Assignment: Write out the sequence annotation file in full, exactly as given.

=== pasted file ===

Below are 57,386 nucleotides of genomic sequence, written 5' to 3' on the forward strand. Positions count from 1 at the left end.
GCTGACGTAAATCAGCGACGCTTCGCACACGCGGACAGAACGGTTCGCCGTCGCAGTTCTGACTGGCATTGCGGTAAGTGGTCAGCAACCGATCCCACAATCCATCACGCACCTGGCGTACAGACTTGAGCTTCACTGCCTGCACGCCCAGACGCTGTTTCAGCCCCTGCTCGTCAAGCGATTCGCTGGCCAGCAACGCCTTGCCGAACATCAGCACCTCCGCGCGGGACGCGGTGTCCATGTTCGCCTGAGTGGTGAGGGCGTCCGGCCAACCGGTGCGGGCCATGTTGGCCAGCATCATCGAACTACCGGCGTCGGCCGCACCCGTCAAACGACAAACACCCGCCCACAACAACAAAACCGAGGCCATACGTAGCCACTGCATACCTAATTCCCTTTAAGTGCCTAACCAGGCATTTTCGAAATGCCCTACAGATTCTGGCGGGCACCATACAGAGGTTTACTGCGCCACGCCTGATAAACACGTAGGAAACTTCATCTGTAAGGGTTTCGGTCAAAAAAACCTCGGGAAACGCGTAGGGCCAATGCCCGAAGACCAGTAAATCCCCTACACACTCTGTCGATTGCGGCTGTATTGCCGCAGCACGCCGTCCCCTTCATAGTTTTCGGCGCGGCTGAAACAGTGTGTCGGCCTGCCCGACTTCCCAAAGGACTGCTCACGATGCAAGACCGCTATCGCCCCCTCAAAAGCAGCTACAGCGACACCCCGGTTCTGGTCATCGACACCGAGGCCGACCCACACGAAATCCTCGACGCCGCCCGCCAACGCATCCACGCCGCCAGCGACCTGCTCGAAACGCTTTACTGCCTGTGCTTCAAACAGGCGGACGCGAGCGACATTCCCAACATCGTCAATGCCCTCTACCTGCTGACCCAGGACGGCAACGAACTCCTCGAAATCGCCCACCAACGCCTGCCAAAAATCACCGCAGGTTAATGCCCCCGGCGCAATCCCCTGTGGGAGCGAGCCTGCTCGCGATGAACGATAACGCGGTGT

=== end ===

Below are 57,386 nucleotides of genomic sequence, written 5' to 3' on the forward strand. Positions count from 1 at the left end.
GCTGACGTAAATCAGCGACGCTTCGCACACGCGGACAGAACGGTTCGCCGTCGCAGTTCTGACTGGCATTGCGGTAAGTGGTCAGCAACCGATCCCACAATCCATCACGCACCTGGCGTACAGACTTGAGCTTCACTGCCTGCACGCCCAGACGCTGTTTCAGCCCCTGCTCGTCAAGCGATTCGCTGGCCAGCAACGCCTTGCCGAACATCAGCACCTCCGCGCGGGACGCGGTGTCCATGTTCGCCTGAGTGGTGAGGGCGTCCGGCCAACCGGTGCGGGCCATGTTGGCCAGCATCATCGAACTACCGGCGTCGGCCGCACCCGTCAAACGACAAACACCCGCCCACAACAACAAAACCGAGGCCATACGTAGCCACTGCATACCTAATTCCCTTTAAGTGCCTAACCAGGCATTTTCGAAATGCCCTACAGATTCTGGCGGGCACCATACAGAGGTTTACTGCGCCACGCCTGATAAACACGTAGGAAACTTCATCTGTAAGGGTTTCGGTCAAAAAAACCTCGGGAAACGCGTAGGGCCAATGCCCGAAGACCAGTAAATCCCCTACACACTCTGTCGATTGCGGCTGTATTGCCGCAGCACGCCGTCCCCTTCATAGTTTTCGGCGCGGCTGAAACAGTGTGTCGGCCTGCCCGACTTCCCAAAGGACTGCTCACGATGCAAGACCGCTATCGCCCCCTCAAAAGCAGCTACAGCGACACCCCGGTTCTGGTCATCGACACCGAGGCCGACCCACACGAAATCCTCGACGCCGCCCGCCAACGCATCCACGCCGCCAGCGACCTGCTCGAAACGCTTTACTGCCTGTGCTTCAAACAGGCGGACGCGAGCGACATTCCCAACATCGTCAATGCCCTCTACCTGCTGACCCAGGACGGCAACGAACTCCTCGAAATCGCCCACCAACGCCTGCCAAAAATCACCGCAGGTTAATGCCCCCGGCGCAATCCCCTGTGGGAGCGAGCCTGCTCGCGATGAACGATAACGCGGTGT